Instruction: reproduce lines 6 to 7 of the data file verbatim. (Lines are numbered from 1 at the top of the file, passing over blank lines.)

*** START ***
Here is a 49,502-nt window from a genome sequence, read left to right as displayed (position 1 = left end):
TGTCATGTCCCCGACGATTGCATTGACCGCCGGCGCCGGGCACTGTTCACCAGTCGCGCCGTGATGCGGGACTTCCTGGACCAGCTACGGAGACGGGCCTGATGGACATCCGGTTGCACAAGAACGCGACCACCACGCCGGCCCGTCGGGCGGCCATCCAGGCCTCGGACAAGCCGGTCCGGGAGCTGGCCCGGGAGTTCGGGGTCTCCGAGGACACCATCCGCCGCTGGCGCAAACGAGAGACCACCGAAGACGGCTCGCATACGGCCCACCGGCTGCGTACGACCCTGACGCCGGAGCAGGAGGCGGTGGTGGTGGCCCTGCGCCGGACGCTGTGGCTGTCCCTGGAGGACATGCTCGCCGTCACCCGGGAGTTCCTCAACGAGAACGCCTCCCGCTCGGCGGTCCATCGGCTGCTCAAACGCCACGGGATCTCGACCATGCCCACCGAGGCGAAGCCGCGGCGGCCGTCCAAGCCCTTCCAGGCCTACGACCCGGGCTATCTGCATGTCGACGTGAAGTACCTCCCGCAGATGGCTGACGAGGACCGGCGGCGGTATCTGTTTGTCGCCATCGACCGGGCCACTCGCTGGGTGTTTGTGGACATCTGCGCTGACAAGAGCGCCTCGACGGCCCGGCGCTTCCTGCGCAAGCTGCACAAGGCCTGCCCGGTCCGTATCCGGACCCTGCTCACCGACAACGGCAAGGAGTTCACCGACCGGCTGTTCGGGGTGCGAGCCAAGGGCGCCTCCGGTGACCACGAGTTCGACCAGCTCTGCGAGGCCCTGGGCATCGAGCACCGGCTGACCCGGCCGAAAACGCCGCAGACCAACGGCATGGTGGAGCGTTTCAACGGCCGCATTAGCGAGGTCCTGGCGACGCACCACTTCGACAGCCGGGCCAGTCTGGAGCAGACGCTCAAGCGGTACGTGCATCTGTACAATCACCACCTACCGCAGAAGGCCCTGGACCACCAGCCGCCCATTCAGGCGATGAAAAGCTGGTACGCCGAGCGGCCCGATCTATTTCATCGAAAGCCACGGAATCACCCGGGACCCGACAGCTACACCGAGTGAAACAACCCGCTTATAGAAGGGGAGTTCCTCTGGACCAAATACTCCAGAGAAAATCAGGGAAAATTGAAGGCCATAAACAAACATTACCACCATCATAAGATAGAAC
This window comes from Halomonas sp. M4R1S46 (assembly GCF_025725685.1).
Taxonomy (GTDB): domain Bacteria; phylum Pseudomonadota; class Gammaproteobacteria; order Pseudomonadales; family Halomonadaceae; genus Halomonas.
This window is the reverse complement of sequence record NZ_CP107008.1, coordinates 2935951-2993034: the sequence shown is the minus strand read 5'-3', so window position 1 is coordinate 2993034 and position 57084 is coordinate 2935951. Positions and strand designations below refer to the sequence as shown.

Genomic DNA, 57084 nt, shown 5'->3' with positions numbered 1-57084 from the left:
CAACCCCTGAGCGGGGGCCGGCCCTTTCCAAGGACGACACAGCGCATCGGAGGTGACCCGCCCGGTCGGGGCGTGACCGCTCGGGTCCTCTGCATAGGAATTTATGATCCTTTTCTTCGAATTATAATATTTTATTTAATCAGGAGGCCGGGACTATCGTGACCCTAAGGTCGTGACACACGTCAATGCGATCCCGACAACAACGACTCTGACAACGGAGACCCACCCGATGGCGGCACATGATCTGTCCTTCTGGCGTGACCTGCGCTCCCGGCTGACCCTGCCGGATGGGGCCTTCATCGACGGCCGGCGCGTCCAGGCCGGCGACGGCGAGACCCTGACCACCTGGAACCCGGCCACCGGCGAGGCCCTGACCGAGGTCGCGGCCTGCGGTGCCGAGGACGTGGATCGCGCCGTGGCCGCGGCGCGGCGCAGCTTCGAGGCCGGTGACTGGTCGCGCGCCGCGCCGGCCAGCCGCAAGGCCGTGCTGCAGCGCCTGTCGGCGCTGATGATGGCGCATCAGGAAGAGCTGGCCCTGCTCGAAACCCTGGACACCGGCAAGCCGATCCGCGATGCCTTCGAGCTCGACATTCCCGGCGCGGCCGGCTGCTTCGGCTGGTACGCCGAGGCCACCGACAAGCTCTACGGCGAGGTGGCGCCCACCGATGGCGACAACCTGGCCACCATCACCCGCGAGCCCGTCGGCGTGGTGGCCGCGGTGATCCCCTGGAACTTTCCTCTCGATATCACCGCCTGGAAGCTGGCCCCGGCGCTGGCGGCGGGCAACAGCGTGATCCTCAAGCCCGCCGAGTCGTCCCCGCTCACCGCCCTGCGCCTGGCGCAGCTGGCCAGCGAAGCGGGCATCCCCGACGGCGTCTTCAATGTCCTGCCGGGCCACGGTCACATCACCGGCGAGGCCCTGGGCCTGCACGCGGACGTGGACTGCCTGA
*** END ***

Genomic DNA, 57084 nt, shown 5'->3' with positions numbered 1-57084 from the left:
CAACCCCTGAGCGGGGGCCGGCCCTTTCCAAGGACGACACAGCGCATCGGAGGTGACCCGCCCGGTCGGGGCGTGACCGCTCGGGTCCTCTGCATAGGAATTTATGATCCTTTTCTTCGAATTATAATATTTTATTTAATCAGGAGGCCGGGACTATCGTGACCCTAAGGTCGTGACACACGTCAATGCGATCCCGACAACAACGACTCTGACAACGGAGACCCACCCGATGGCGGCACATGATCTGTCCTTCTGGCGTGACCTGCGCTCCCGGCTGACCCTGCCGGATGGGGCCTTCATCGACGGCCGGCGCGTCCAGGCCGGCGACGGCGAGACCCTGACCACCTGGAACCCGGCCACCGGCGAGGCCCTGACCGAGGTCGCGGCCTGCGGTGCCGAGGACGTGGATCGCGCCGTGGCCGCGGCGCGGCGCAGCTTCGAGGCCGGTGACTGGTCGCGCGCCGCGCCGGCCAGCCGCAAGGCCGTGCTGCAGCGCCTGTCGGCGCTGATGATGGCGCATCAGGAAGAGCTGGCCCTGCTCGAAACCCTGGACACCGGCAAGCCGATCCGCGATGCCTTCGAGCTCGACATTCCCGGCGCGGCCGGCTGCTTCGGCTGGTACGCCGAGGCCACCGACAAGCTCTACGGCGAGGTGGCGCCCACCGATGGCGACAACCTGGCCACCATCACCCGCGAGCCCGTCGGCGTGGTGGCCGCGGTGATCCCCTGGAACTTTCCTCTCGATATCACCGCCTGGAAGCTGGCCCCGGCGCTGGCGGCGGGCAACAGCGTGATCCTCAAGCCCGCCGAGTCGTCCCCGCTCACCGCCCTGCGCCTGGCGCAGCTGGCCAGCGAAGCGGGCATCCCCGACGGCGTCTTCAATGTCCTGCCGGGCCACGGTCACATCACCGGCGAGGCCCTGGGCCTGCACGCGGACGTGGACTGCCTGA